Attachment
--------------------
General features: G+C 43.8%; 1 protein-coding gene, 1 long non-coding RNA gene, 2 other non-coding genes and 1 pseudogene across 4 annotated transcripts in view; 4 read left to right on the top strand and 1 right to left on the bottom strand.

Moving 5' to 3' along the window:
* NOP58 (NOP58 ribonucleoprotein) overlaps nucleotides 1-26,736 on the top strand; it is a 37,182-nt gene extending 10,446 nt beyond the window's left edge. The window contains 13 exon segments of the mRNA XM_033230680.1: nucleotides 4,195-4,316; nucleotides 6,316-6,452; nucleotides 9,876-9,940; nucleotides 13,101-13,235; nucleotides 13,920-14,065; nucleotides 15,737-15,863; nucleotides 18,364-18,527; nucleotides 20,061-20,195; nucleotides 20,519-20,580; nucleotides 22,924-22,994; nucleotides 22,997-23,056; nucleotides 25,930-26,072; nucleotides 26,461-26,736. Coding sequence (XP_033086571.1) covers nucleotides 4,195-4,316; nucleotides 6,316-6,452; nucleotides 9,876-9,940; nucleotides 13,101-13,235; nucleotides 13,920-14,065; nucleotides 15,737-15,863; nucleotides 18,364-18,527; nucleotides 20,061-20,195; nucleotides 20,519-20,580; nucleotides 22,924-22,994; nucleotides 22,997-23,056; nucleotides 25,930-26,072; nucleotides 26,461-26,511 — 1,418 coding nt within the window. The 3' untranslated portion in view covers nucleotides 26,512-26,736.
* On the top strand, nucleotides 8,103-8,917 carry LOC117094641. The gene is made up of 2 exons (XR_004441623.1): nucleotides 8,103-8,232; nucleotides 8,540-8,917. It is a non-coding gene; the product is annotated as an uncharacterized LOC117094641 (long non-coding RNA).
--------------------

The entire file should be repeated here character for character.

General features: G+C 43.8%; 1 protein-coding gene, 1 long non-coding RNA gene, 2 other non-coding genes and 1 pseudogene across 4 annotated transcripts in view; 4 read left to right on the top strand and 1 right to left on the bottom strand.

Moving 5' to 3' along the window:
* NOP58 (NOP58 ribonucleoprotein) overlaps nucleotides 1-26,736 on the top strand; it is a 37,182-nt gene extending 10,446 nt beyond the window's left edge. The window contains 13 exon segments of the mRNA XM_033230680.1: nucleotides 4,195-4,316; nucleotides 6,316-6,452; nucleotides 9,876-9,940; nucleotides 13,101-13,235; nucleotides 13,920-14,065; nucleotides 15,737-15,863; nucleotides 18,364-18,527; nucleotides 20,061-20,195; nucleotides 20,519-20,580; nucleotides 22,924-22,994; nucleotides 22,997-23,056; nucleotides 25,930-26,072; nucleotides 26,461-26,736. Coding sequence (XP_033086571.1) covers nucleotides 4,195-4,316; nucleotides 6,316-6,452; nucleotides 9,876-9,940; nucleotides 13,101-13,235; nucleotides 13,920-14,065; nucleotides 15,737-15,863; nucleotides 18,364-18,527; nucleotides 20,061-20,195; nucleotides 20,519-20,580; nucleotides 22,924-22,994; nucleotides 22,997-23,056; nucleotides 25,930-26,072; nucleotides 26,461-26,511 — 1,418 coding nt within the window. The 3' untranslated portion in view covers nucleotides 26,512-26,736.
* On the top strand, nucleotides 8,103-8,917 carry LOC117094641. The gene is made up of 2 exons (XR_004441623.1): nucleotides 8,103-8,232; nucleotides 8,540-8,917. It is a non-coding gene; the product is annotated as an uncharacterized LOC117094641 (long non-coding RNA).